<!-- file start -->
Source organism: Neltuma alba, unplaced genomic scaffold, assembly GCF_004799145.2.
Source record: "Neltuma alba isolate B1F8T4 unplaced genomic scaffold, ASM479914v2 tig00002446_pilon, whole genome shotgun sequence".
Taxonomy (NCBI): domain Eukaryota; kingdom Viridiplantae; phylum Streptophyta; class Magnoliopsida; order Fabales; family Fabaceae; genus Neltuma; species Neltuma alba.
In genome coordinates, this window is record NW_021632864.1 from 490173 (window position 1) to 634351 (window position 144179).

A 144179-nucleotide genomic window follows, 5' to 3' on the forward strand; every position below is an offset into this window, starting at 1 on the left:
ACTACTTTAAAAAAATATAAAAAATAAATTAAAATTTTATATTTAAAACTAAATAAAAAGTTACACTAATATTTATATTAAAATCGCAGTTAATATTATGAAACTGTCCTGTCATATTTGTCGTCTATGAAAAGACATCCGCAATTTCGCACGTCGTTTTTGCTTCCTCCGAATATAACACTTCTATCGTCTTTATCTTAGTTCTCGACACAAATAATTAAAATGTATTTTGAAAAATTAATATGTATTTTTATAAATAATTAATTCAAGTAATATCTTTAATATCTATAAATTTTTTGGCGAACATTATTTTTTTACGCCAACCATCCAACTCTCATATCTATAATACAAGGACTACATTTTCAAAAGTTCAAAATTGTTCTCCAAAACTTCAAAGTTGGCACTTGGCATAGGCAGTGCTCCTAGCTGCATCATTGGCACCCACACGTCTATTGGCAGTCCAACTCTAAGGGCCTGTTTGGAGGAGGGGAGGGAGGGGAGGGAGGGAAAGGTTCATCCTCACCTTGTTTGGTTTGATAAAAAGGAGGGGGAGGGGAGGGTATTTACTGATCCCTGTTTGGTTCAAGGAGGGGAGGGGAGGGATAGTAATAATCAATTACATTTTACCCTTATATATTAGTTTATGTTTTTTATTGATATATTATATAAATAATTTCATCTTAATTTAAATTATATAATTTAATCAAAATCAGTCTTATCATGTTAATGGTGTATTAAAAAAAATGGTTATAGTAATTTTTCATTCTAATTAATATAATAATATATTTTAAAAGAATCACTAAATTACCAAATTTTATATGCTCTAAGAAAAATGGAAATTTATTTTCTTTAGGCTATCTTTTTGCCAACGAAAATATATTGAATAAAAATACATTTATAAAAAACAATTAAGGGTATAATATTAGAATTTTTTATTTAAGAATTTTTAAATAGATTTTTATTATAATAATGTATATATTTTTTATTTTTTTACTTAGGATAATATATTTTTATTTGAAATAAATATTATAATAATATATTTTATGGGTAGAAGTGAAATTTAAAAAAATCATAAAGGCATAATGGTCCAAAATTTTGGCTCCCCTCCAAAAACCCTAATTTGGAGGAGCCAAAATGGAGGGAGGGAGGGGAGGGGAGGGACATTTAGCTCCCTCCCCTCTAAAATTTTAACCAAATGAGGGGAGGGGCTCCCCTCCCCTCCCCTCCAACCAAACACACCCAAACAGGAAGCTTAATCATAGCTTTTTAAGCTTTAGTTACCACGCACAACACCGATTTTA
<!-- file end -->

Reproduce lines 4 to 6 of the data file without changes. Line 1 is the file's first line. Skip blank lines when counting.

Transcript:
In genome coordinates, this window is record NW_021632864.1 from 490173 (window position 1) to 634351 (window position 144179).

A 144179-nucleotide genomic window follows, 5' to 3' on the forward strand; every position below is an offset into this window, starting at 1 on the left:
ACTACTTTAAAAAAATATAAAAAATAAATTAAAATTTTATATTTAAAACTAAATAAAAAGTTACACTAATATTTATATTAAAATCGCAGTTAATATTATGAAACTGTCCTGTCATATTTGTCGTCTATGAAAAGACATCCGCAATTTCGCACGTCGTTTTTGCTTCCTCCGAATATAACACTTCTATCGTCTTTATCTTAGTTCTCGACACAAATAATTAAAATGTATTTTGAAAAATTAATATGTATTTTTATAAATAATTAATTCAAGTAATATCTTTAATATCTATAAATTTTTTGGCGAACATTATTTTTTTACGCCAACCATCCAACTCTCATATCTATAATACAAGGACTACATTTTCAAAAGTTCAAAATTGTTCTCCAAAACTTCAAAGTTGGCACTTGGCATAGGCAGTGCTCCTAGCTGCATCATTGGCACCCACACGTCTATTGGCAGTCCAACTCTAAGGGCCTGTTTGGAGGAGGGGAGGGAGGGGAGGGAGGGAAAGGTTCATCCTCACCTTGTTTGGTTTGATAAAAAGGAGGGGGAGGGGAGGGTATTTACTGATCCCTGTTTGGTTCAAGGAGGGGAGGGGAGGGATAGTAATAATCAATTACATTTTACCCTTATATATTAGTTTATGTTTTTTATTGATATATTATATAAATAATTTCATCTTAATTTAAATTATATAATTTAATCAAAATCAGTCTTATCATGTTAATGGTGTATTAAAAAAAATGGTTATAGTAATTTTTCATTCTAATTAATATAATAATATATTTTAAAAGAATCACTAAATTACCAAATTTTATATGCTCTAAGAAAAATGGAAATTTATTTTCTTTAGGCTATCTTTTTGCCAACGAAAATATATTGAATAAAAATACATTTATAAAAAACAATTAAGGGTATAATATTAGAATTTTTTATTTAAGAATTTTTAAATAGATTTTTATTATAATAATGTATATATTTTTTATTTTTTTACTTAGGATAATATATTTTTATTTGAAATAAATATTATAATAATATATTTTATGGGTAGAAGTGAAATTTAAAAAAATCATAAAGGCATAATGGTCCAAAATTTTGGCTCCCCTCCAAAAACCCTAATTTGGAGGAGCCAAAATGGAGGGAGGGAGGGGAGGGGAGGGACATTTAGCTCCCTCCCCTCTAAAATTTTAACCAAATGAGGGGAGGGGCTCCCCTCCCCTCCCCTCCAACCAAACACACCCAAACAGGAAGCTTAATCATAGCTTTTTAAGCTTTAGTTACCACGCACAACACCGATTTTA